You probably have heard about B.F Skinner (the legendary behaviorist) and how he used food pellets to motivate his rats but there’s something you don’t know. Those rats were, in fact, starved to 3/4th of their body weight. No wonder they worked for food.
Skinner’s rats are a bit oversimplified but, nonetheless, you can usually get rats to do many sorts of things like pressing levers and running through mazes and they don’t have to be that hungry for doing that.
One of the things you can do to get an estimate about the rat’s motivation is you can tie a little spring to his tail and see how hard he pulls when he is going for that food pallet, because that is how much work he is willing to do to get that food.
Now you might ask – How motivated is a hungry rat?
The answer is it depends on how hungry he is. But another answer is – it depends on what’s chasing it while he is running to the food!
So suppose you have a rat over here and some food over there and you waft in some cat odour from behind (rats are terrified by cat odour), the rat will zoom to that food pellet a lot faster than it will if it’s just hungry.
In short, a rat who’s running away from something that it doesn’t want towards something that is does want is the most motivated rat.
This idea of terror avoidance as a tool of motivation is a pretty harsh idea, full of suffering, but it is also very useful at the same time. One of the things you regularly observe in people is that they are trying to move towards some kind of goal that they have. And then … they stop! They are afraid of what they might encounter and when they have to face their fears, they stop. And that’s totally understandable, because their goal and their fear are both in front of them but unfortunately negative emotions are much more powerful than positive emotions. So the negative emotion of fear stops them and the positive emotion of reward cannot get them to move forward.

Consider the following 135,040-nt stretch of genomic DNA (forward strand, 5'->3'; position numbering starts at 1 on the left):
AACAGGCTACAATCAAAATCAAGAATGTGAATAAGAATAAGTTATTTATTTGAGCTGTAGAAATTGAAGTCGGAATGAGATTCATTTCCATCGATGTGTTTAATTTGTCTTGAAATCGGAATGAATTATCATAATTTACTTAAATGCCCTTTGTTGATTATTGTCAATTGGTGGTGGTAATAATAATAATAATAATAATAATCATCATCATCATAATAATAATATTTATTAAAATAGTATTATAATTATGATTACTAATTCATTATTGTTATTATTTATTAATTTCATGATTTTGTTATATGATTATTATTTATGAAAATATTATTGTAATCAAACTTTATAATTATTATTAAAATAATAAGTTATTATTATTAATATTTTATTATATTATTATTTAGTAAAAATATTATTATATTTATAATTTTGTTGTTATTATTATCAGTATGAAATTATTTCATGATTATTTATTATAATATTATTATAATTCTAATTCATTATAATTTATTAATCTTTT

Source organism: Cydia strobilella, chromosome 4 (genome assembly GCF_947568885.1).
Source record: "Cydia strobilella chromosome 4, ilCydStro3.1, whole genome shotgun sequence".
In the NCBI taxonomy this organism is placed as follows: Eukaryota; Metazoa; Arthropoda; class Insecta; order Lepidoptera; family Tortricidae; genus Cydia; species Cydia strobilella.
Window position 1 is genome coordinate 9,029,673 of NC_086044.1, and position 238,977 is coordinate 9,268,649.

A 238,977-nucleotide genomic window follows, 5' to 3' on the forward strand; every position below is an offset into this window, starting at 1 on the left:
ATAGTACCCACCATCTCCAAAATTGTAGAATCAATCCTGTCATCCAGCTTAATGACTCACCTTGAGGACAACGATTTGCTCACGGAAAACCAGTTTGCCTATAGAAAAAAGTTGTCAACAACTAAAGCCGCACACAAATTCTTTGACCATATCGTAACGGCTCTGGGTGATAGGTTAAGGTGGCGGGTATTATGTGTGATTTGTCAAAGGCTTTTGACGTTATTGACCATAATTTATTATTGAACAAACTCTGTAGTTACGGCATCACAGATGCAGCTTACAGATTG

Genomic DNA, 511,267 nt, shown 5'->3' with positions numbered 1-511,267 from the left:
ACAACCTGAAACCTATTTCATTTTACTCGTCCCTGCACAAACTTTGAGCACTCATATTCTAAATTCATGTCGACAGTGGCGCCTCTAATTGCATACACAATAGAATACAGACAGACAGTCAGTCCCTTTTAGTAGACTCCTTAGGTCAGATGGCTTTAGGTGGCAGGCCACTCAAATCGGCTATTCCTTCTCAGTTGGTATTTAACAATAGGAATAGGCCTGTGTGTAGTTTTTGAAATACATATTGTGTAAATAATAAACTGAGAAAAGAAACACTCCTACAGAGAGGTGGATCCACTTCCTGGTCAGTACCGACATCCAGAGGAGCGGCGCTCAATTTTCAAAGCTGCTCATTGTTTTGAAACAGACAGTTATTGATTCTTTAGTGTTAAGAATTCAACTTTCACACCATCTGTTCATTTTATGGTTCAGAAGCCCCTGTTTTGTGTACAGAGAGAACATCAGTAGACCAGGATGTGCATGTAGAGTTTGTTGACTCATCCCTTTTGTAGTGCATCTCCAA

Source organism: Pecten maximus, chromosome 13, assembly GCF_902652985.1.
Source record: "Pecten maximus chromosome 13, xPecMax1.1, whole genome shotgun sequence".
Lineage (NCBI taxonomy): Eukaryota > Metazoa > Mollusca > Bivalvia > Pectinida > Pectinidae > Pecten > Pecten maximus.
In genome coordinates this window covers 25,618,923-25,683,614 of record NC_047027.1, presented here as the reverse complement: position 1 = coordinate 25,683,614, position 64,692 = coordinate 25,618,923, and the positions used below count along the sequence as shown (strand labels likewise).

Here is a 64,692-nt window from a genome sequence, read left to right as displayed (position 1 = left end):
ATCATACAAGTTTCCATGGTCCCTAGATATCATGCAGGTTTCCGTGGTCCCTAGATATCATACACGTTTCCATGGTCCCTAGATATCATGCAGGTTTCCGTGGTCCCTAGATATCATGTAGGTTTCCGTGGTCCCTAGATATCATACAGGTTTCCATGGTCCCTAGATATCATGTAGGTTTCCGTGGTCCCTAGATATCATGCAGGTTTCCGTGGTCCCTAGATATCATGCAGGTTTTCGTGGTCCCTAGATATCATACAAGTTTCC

Let me present the alternative approach: Do not face your fears, instead, let them chase you.
Now the question is – how do you do that?
When you are trying to make a difficult life decision, you weigh out the pros and cons of making that decision.
*BEEP BEEP* That’s an incomplete analysis!
One thing you’re not doing is weighing out the pros and cons of ‘not’ making that decision – and that’s where real motivation lies. Because sometimes, the consequences of not making a decision are much more catastrophic and terrifying than the consequences of making that decision.
You can say things like, “I’ll avoid smoking because it will surely improve my public image” (seeking a positive end) but it’s not a powerful as, “I’ll avoid smoking because if I don’t, I’m surely going to end up with a cancer and die a painful death” (avoiding a negative end).
So this is how you let your fears chase you, gentlemen, by contemplating the worst possible outcome you can get from doing or not doing something. Next time someone tells you to face your fears, don’t fall into the trap and stay motivated. Later!